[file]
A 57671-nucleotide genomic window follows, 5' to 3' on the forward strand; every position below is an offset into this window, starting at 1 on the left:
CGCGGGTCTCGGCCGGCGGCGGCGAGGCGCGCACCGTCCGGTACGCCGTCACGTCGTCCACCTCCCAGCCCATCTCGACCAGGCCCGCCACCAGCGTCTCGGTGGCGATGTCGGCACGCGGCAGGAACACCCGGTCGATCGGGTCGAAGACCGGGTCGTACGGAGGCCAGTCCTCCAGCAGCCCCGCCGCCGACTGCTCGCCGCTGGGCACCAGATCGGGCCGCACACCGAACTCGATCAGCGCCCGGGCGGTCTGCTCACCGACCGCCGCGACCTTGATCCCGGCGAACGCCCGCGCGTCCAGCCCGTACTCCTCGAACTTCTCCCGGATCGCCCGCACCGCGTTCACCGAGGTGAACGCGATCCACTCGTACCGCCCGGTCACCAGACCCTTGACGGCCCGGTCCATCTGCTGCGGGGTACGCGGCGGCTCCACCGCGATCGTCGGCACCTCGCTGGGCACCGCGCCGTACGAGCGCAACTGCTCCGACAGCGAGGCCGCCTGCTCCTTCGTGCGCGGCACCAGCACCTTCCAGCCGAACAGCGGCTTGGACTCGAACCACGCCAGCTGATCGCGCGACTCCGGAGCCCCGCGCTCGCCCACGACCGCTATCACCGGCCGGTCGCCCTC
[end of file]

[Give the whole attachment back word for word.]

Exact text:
A 57671-nucleotide genomic window follows, 5' to 3' on the forward strand; every position below is an offset into this window, starting at 1 on the left:
CGCGGGTCTCGGCCGGCGGCGGCGAGGCGCGCACCGTCCGGTACGCCGTCACGTCGTCCACCTCCCAGCCCATCTCGACCAGGCCCGCCACCAGCGTCTCGGTGGCGATGTCGGCACGCGGCAGGAACACCCGGTCGATCGGGTCGAAGACCGGGTCGTACGGAGGCCAGTCCTCCAGCAGCCCCGCCGCCGACTGCTCGCCGCTGGGCACCAGATCGGGCCGCACACCGAACTCGATCAGCGCCCGGGCGGTCTGCTCACCGACCGCCGCGACCTTGATCCCGGCGAACGCCCGCGCGTCCAGCCCGTACTCCTCGAACTTCTCCCGGATCGCCCGCACCGCGTTCACCGAGGTGAACGCGATCCACTCGTACCGCCCGGTCACCAGACCCTTGACGGCCCGGTCCATCTGCTGCGGGGTACGCGGCGGCTCCACCGCGATCGTCGGCACCTCGCTGGGCACCGCGCCGTACGAGCGCAACTGCTCCGACAGCGAGGCCGCCTGCTCCTTCGTGCGCGGCACCAGCACCTTCCAGCCGAACAGCGGCTTGGACTCGAACCACGCCAGCTGATCGCGCGACTCCGGAGCCCCGCGCTCGCCCACGACCGCTATCACCGGCCGGTCGCCCTC